hi padraig

we were in Brittanty this time last year.

if you have time, do take in the muesum of culture in quimper - outstanding hats! [I mean those lace bonnets that varied from village to village]. also the art gallery was good. and all free. but I agree that there's a lot to do in Morlaix too. the ?"casserole" restaurant down in the centre seemed very good to us.

carry on having a good time,

regards, ann
annhig is offline  
Sep 20th, 2009, 08:55 AM
  #6  
Original Poster
 
Join Date: Nov 2006
Posts: 4,433
A small setback yesterday evening: the more attractive restaurants were all "complet". We ended up in a North African place, and had couscous (me) and tajine (Herself). Okay, plenty of food, not a budget-breaker, but our ambitions had been set on seafood.

As there was plenty more to see as part of the "journees du patrimoine" we decided to stay another night in Morlaix. Today we got three monasteries, one convent, one historic "exposition", some Breton villages, a walk in the country, and some cafe breaks. Footsore, we are having a little break before heading out for dinner in a good restaurant booked for us by our ever-friendly receptionist (Sunday night, choices can be more restricted). La Marmite was not a candidate, Anne, because it is closed tonight, so we won't be able to compare notes.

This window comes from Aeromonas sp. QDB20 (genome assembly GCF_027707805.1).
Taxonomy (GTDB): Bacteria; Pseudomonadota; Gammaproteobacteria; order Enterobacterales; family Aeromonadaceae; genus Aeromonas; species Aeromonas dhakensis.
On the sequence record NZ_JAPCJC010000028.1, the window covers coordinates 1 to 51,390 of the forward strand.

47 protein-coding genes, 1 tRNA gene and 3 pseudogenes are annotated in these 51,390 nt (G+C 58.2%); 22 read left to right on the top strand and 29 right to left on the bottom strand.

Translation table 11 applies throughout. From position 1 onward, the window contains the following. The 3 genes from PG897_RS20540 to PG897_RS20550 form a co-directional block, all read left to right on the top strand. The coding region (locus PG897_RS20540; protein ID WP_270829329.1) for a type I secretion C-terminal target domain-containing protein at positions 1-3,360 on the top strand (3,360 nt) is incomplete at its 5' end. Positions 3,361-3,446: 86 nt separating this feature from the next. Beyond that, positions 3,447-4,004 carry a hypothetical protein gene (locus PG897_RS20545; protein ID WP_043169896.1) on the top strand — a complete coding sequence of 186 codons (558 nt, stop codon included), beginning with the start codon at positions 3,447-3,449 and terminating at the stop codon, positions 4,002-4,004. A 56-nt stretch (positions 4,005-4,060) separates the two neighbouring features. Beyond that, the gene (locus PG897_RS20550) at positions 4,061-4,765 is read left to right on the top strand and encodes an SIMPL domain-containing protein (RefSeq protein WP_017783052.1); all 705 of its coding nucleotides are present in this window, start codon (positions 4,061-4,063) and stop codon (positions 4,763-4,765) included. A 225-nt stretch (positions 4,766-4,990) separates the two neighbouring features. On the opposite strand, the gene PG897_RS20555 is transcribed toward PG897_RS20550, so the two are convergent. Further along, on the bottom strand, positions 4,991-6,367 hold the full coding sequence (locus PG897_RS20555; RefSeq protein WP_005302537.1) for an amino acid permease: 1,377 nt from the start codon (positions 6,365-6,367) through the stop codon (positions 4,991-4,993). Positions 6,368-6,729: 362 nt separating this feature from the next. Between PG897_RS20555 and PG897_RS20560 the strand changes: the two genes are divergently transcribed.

In one respect, Morlaix can be quite challenging. It is very hilly, and there are venelles everywhere. These are steep passages of steps and slopes up and down the hilly terrain (there seem to be more going up than coming down). Herself is currently fitter than I am, and wanted to climb every venelle she saw, because they all look interesting. After a certain point, she recognised that I was becoming anchored to base level and while she looked longingly at further flights of stairs, including one I know to be the biggest climb of them all, she resigned Herself to her fate.

We move on tomorrow (I think) but have not yet decided where to go. WIFI is not an important consideration in choice of hotel, so I don't know if there will be further field reports.
Padraig is offline  
Sep 20th, 2009, 09:29 AM
  #7  
 
Join Date: Oct 2004
Posts: 9,736